Talk:Chelyabinsk meteorite

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Name[edit]

This BBC report [1] quotes a Russian scientist as saying "We have just completed the study, we confirm that the particulate matters, found by our expedition in the area of Lake Chebarkul indeed have meteorite nature," Mr Grohovsky was quoted by Russia's Ria Novosti news agency as saying. "This meteorite is an ordinary chondrite, it is a stony meteorite which contains some 10% of iron. It is most likely to be named Chebarkul meteorite," he added. Bold and italics are my emphasis - ie it is not certain, from this news report at least, that the name is settled yet. 86.133.209.129 (talk) 14:00, 18 February 2013 (UTC)

Thankyou. If you want to work on the wording a bit you can dive right in :). If it turns out to be a meteorite I'm pretty sure it will keep the name. You can look at the naming guidelines at: http://meteoriticalsociety.org/index.php?page_id=59. --Tobias1984 (talk) 14:22, 18 February 2013 (UTC)
Chelyabinsk This is an OFFICIAL meteorite name.
Ordinary chondrite (LL5), shock stage S4, weathering W0. "An ordinary chondrite from the LL group that is petrologic type 5."
Vernadsky Institute of Geochemistry and Analytical Chemistry, Russia (Vernad)
--Chris.urs-o (talk) 21:02, 19 March 2013 (UTC)

Ice thickness[edit]

Do any of the sources state the thickness of the ice that a fragment may have impacted/fallen through? -- Kheider (talk) 15:52, 18 February 2013 (UTC)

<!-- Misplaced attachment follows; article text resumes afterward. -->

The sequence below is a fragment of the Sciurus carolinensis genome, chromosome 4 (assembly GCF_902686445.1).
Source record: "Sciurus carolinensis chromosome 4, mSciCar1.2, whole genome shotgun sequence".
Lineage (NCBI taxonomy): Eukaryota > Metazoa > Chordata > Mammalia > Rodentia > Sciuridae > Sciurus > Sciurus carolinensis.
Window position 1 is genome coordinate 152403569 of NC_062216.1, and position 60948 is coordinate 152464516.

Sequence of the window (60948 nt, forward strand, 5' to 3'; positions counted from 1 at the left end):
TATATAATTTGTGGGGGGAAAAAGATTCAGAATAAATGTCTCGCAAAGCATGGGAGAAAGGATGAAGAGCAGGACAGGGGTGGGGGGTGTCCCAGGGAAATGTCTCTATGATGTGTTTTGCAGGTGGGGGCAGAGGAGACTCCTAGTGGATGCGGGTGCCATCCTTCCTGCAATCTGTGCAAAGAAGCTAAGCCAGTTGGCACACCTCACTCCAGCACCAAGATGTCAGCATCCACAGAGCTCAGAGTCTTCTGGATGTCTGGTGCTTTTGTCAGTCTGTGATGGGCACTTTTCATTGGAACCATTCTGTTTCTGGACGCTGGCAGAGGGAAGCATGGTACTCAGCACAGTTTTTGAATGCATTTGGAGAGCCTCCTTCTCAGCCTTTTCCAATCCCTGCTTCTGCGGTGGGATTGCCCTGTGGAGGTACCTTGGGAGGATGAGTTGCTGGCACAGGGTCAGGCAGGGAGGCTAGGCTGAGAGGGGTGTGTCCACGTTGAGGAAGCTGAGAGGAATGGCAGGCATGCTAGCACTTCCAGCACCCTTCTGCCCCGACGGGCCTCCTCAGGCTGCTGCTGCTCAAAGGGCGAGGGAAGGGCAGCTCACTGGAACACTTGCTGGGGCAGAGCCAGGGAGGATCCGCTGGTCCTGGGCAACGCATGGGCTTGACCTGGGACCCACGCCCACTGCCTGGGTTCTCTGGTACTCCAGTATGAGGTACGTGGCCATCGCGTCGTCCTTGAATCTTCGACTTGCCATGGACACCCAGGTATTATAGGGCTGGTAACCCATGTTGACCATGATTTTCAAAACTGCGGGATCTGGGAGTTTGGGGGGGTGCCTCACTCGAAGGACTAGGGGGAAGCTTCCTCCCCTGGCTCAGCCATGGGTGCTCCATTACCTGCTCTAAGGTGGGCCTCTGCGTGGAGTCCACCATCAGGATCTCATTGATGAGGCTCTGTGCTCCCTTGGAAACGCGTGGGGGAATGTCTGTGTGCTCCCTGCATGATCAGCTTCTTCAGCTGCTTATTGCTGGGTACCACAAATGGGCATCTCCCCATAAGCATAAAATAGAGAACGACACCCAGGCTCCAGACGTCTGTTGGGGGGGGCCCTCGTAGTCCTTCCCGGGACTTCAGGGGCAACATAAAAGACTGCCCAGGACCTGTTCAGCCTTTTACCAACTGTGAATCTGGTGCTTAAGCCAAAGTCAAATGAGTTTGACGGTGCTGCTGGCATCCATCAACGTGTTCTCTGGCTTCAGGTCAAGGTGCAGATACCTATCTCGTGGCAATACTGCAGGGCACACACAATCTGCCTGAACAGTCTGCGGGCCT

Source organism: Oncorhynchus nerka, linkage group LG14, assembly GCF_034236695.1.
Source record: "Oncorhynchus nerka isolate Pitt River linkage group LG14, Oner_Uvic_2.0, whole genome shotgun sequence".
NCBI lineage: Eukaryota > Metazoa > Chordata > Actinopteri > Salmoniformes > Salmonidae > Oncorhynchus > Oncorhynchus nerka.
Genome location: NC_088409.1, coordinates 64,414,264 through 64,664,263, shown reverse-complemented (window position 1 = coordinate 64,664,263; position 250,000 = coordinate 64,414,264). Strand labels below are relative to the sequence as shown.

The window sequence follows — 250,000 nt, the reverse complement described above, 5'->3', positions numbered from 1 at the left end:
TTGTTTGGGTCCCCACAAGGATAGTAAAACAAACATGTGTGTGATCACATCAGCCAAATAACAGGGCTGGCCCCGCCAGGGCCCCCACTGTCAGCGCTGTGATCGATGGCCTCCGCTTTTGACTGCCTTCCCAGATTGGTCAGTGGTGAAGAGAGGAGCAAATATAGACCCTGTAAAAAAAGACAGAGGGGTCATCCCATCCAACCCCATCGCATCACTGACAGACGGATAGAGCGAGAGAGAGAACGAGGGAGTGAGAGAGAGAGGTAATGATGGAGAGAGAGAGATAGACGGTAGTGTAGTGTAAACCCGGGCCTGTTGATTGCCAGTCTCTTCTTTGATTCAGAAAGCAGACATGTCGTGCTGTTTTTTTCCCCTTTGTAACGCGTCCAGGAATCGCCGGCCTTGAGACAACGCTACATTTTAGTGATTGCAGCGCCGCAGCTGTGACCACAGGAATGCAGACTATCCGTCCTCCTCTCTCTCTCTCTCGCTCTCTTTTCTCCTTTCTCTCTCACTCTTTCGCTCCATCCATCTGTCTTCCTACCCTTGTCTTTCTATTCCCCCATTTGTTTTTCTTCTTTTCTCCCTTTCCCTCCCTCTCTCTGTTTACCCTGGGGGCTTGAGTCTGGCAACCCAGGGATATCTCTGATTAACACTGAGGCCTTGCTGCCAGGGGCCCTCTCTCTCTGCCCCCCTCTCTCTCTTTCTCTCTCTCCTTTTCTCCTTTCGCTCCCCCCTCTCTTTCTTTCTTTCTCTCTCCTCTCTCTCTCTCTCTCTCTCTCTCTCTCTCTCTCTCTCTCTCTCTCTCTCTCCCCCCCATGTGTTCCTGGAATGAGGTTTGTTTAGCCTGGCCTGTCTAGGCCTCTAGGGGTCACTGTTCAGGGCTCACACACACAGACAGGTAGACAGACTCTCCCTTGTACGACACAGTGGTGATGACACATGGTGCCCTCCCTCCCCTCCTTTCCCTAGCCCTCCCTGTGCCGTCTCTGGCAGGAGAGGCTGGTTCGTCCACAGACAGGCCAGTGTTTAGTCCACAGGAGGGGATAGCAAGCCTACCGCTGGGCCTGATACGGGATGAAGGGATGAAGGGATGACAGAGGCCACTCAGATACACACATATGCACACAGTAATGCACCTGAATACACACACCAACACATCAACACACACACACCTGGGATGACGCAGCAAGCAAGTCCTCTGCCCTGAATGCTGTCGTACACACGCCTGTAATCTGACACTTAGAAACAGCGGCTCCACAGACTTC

Not to my knowledge. I am also looking for the depth of the lake under the hole. --Tobias1984 (talk) 16:00, 18 February 2013 (UTC)
They are walking on it, quite thick I'd assume (15-30 cm?). --Chris.urs-o (talk) 17:21, 18 February 2013 (UTC)
In a personal communication I have been told, "I think the thickness is about 15-20cm, depth is 2.3m - 12m." -- Kheider (talk) 16:51, 19 February 2013 (UTC)

Should this article exist?[edit]

By its own admission, this is about one tiny piece and named by a proposed name for that one tiny piece. Currently this violates wp:notability and I tend to think that this should not currently be a separate article. North8000 (talk) 16:29, 18 February 2013 (UTC)

As one of the main contributors of the Wikipedia:WikiProject_Geology/Meteorites I can confirm the notability of this article. An observed fall is currently always notable by our guidelines. Meteorite articles are often short, which doesn't make them any less important. I'm sure the science behind this is legit. The person on a photo is sitting next to an electron microprobe, so he didn't make up the meteoric iron content and the presence of olivine. --Tobias1984 (talk) 16:42, 18 February 2013 (UTC)
I'm not doubting the science. Wikipedia notability requires substantial in-depth coverage of the topic by suitable sources. Not meaning to talk just policy, this is just one tiny piece of many that have already been found from this event. Another common-sense test is that only about 10% of this article is about it's subject! North8000 (talk) 16:50, 18 February 2013 (UTC)
I think it is quite useful to have an article on the destructive events and a scientific article on the meteorite chemistry and morphology. BatteryIncluded (talk) 16:58, 18 February 2013 (UTC)
The article cites a few very reputable newspapers that quote the mineralogy from what is essentially a piece of gravel. From the standpoint of mineralogy/geology/geochemistry this is huge. Not even a publication in a top-level science journal gives you that kind of an impact factor. The other thing to consider is that now the level of information is low, but interest in the subject is high. By the time the peer reviewed science is in, the public will have forgotten this has ever happened. --Tobias1984 (talk) 17:05, 18 February 2013 (UTC)